The South Australian State Government released a report into the South Australian Dog Fence which outlines a return on investment of up to 48 per cent to replace sections that are more than 100 years old at a cost of $25 million.
The BDO Econsearch report was jointly commissioned by the State Government and the South Australian Dog Fence Board to seek a cost benefit analysis for the upgrade of the Dog Fence.
South Australian Minister for Primary Industries and Regional Development Tim Whetstone said the report states replacing sections of the ageing Dog Fence would generate a net benefit to the state of up to $120.3 million over 20 years.
“A number of sections of the Dog Fence are more than 100 years old and in urgent need of replacement to stop the incursion of wild dogs into the South Australian pastoral sheep zone,” said Minister Whetstone.
“The SA Government, along with industry, commissioned this report to further understand the economic benefits to the state of providing a major capital investment into the Fence.
“This is not an issue that has arisen overnight. In fact, over the past 16 years, less than five per cent of the South Australian Dog Fence was replaced, mostly funded by the Commonwealth Government and farmers themselves.
“The sorry state of the Dog Fence and the $25 million cost of fixing it is a legacy of years of mismanagement and neglect.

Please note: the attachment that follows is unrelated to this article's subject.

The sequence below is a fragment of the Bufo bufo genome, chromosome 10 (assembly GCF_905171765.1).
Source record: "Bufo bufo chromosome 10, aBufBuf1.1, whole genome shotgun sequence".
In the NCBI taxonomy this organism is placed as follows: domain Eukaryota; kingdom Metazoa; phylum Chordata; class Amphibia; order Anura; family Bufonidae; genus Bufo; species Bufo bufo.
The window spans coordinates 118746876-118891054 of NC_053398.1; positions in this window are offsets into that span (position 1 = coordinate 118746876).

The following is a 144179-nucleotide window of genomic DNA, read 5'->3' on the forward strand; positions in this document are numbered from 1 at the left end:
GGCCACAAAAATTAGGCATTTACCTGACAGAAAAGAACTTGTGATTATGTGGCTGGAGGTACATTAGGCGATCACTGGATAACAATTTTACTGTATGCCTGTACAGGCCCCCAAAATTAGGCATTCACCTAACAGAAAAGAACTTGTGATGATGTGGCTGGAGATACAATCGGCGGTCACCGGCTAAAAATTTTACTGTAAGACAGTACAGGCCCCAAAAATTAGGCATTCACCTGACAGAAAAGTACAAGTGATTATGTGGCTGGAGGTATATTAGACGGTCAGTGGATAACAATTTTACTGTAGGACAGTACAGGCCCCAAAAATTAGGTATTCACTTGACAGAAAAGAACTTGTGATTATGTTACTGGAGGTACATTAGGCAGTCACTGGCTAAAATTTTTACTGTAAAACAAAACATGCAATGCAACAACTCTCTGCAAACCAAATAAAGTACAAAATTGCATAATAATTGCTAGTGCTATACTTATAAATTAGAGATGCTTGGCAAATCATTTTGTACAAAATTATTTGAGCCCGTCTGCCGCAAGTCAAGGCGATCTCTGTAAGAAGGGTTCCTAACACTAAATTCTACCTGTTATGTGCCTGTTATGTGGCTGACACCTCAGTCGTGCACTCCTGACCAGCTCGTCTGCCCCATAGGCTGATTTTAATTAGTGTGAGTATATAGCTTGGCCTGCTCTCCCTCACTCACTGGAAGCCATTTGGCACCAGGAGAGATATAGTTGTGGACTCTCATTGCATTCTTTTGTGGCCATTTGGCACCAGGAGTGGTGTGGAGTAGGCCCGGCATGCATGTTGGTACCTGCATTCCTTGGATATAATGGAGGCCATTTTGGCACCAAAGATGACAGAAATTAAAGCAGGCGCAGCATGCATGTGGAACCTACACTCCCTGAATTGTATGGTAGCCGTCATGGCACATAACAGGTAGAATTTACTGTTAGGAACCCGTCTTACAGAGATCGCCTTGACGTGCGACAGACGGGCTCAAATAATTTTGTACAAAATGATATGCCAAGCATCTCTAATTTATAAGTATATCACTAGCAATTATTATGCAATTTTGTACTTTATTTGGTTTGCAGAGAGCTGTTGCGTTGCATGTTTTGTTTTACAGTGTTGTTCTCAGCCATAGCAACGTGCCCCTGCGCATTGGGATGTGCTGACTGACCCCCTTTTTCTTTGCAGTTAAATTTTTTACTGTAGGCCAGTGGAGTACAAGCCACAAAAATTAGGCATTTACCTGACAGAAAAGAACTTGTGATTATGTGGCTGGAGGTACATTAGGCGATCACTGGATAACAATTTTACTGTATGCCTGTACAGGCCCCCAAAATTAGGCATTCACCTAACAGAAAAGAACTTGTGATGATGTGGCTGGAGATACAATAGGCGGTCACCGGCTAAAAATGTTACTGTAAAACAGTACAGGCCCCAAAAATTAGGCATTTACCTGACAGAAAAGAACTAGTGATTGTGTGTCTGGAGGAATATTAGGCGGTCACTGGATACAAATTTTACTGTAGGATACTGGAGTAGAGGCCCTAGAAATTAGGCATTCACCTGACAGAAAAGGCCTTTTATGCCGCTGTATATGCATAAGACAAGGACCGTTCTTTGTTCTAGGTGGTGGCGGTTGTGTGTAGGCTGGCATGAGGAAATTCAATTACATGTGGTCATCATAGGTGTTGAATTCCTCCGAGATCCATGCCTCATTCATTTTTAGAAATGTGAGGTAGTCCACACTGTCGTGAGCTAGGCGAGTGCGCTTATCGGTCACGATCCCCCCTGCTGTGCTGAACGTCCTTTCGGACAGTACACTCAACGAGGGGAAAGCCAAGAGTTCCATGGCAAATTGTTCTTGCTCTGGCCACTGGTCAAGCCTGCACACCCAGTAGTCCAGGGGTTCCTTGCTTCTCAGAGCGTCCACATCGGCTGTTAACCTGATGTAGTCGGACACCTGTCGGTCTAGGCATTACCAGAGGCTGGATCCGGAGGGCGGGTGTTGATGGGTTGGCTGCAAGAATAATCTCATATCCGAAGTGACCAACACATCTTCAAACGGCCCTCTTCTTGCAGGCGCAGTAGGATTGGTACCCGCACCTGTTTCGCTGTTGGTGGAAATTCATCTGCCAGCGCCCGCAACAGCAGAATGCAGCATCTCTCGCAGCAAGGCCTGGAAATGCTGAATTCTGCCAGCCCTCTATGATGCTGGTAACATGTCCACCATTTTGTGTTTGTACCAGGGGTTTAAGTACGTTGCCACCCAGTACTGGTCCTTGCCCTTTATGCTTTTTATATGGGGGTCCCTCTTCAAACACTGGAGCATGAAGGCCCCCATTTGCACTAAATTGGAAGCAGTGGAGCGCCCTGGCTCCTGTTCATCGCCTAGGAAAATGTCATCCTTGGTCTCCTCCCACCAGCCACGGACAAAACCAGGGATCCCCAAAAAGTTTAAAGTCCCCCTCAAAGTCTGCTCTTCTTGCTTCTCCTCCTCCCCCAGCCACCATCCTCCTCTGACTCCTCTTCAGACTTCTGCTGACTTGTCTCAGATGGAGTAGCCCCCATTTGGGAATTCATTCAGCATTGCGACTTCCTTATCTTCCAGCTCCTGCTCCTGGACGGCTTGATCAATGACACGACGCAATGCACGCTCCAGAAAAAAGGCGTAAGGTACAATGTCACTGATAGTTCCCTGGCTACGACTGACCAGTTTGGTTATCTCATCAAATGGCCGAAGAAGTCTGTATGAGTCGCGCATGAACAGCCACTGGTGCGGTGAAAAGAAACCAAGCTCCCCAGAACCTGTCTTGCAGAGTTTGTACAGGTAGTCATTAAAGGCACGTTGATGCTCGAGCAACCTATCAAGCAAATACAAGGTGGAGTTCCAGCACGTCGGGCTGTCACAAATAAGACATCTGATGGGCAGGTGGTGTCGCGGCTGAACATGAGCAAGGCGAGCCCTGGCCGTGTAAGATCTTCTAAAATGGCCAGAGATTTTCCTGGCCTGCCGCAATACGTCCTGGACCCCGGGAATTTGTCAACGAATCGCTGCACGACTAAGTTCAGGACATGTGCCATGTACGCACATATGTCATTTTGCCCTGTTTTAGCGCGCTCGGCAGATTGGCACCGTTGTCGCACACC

“We have been out talking to pastoralists in communities along the Fence and working closely with Livestock SA, the Wild Dog Advisory Group and the Dog Fence Board on an investment plan for a $25 million fix.
“The Fence remains the most important asset protecting the South Australian sheep industry and has been significantly damaged by kangaroos, emus, feral camels and wild dogs, exacerbated by drought.
“Replacing the Dog Fence is the South Australian livestock industry’s highest priority.”
The key findings of the report include:
Under the industry’s preferred $25 million Dog Fence replacement option, the positive impact on Gross State Product is expected to be $1.8 million in the first year, $8.1 million in the third year and $5.3 million in the 20th.
Additional jobs created from the fence upgrades are expected to be 14 in the first year, 63 in the third year and 27 in the 20th.
A new Dog Fence will reduce wild dog management costs for pastoralists by up to $97 million.
Sheep enterprise sales income is expected to increase by up to $69.7 million.
If no replacement occurs, pastoralists’ investment in wild dog management is expected to quadruple by 2038 from $2.3 million to between $10.6 million and $13.95 million.
These results are modelled on pastoral sheep enterprise income and sales data for the past five years.
This article was first published in The Fence magazine.